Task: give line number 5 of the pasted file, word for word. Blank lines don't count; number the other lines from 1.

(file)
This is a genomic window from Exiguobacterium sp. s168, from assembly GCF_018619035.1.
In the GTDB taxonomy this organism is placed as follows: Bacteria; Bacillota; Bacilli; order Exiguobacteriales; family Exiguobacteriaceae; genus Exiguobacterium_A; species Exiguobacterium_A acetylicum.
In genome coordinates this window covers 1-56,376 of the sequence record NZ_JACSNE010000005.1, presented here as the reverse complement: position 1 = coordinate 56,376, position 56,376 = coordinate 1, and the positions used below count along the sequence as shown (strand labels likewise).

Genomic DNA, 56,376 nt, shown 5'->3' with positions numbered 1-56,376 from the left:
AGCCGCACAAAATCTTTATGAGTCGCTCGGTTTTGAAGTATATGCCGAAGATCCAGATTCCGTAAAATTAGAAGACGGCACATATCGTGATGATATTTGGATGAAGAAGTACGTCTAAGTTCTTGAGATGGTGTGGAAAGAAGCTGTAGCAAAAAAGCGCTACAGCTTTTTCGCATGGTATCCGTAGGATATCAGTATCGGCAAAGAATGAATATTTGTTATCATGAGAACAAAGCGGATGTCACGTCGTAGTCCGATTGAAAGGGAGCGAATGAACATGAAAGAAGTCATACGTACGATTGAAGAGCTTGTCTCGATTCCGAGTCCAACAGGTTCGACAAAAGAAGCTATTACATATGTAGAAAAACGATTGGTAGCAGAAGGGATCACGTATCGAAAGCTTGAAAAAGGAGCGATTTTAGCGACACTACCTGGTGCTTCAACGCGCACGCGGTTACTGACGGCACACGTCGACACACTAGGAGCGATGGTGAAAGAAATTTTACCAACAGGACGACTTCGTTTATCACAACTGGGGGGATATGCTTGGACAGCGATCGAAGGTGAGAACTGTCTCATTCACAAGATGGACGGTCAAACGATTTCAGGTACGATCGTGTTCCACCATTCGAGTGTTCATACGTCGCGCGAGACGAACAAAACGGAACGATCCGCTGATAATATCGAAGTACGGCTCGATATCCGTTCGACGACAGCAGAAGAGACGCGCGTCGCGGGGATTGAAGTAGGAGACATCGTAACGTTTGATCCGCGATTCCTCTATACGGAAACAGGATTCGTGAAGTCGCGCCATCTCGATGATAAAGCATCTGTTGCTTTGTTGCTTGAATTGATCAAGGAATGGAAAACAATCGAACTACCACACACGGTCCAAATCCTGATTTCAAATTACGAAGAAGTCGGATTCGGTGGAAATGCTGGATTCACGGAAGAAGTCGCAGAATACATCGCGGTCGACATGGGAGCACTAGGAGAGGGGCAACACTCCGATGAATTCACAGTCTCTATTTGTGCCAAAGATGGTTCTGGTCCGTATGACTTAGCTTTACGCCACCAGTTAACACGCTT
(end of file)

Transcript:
AGCCGCACAAAATCTTTATGAGTCGCTCGGTTTTGAAGTATATGCCGAAGATCCAGATTCCGTAAAATTAGAAGACGGCACATATCGTGATGATATTTGGATGAAGAAGTACGTCTAAGTTCTTGAGATGGTGTGGAAAGAAGCTGTAGCAAAAAAGCGCTACAGCTTTTTCGCATGGTATCCGTAGGATATCAGTATCGGCAAAGAATGAATATTTGTTATCATGAGAACAAAGCGGATGTCACGTCGTAGTCCGATTGAAAGGGAGCGAATGAACATGAAAGAAGTCATACGTACGATTGAAGAGCTTGTCTCGATTCCGAGTCCAACAGGTTCGACAAAAGAAGCTATTACATATGTAGAAAAACGATTGGTAGCAGAAGGGATCACGTATCGAAAGCTTGAAAAAGGAGCGATTTTAGCGACACTACCTGGTGCTTCAACGCGCACGCGGTTACTGACGGCACACGTCGACACACTAGGAGCGATGGTGAAAGAAATTTTACCAACAGGACGACTTCGTTTATCACAACTGGGGGGATATGCTTGGACAGCGATCGAAGGTGAGAACTGTCTCATTCACAAGATGGACGGTCAAACGATTTCAGGTACGATCGTGTTCCACCATTCGAGTGTTCATACGTCGCGCGAGACGAACAAAACGGAACGATCCGCTGATAATATCGAAGTACGGCTCGATATCCGTTCGACGACAGCAGAAGAGACGCGCGTCGCGGGGATTGAAGTAGGAGACATCGTAACGTTTGATCCGCGATTCCTCTATACGGAAACAGGATTCGTGAAGTCGCGCCATCTCGATGATAAAGCATCTGTTGCTTTGTTGCTTGAATTGATCAAGGAATGGAAAACAATCGAACTACCACACACGGTCCAAATCCTGATTTCAAATTACGAAGAAGTCGGATTCGGTGGAAATGCTGGATTCACGGAAGAAGTCGCAGAATACATCGCGGTCGACATGGGAGCACTAGGAGAGGGGCAACACTCCGATGAATTCACAGTCTCTATTTGTGCCAAAGATGGTTCTGGTCCGTATGACTTAGCTTTACGCCACCAGTTAACACGCTT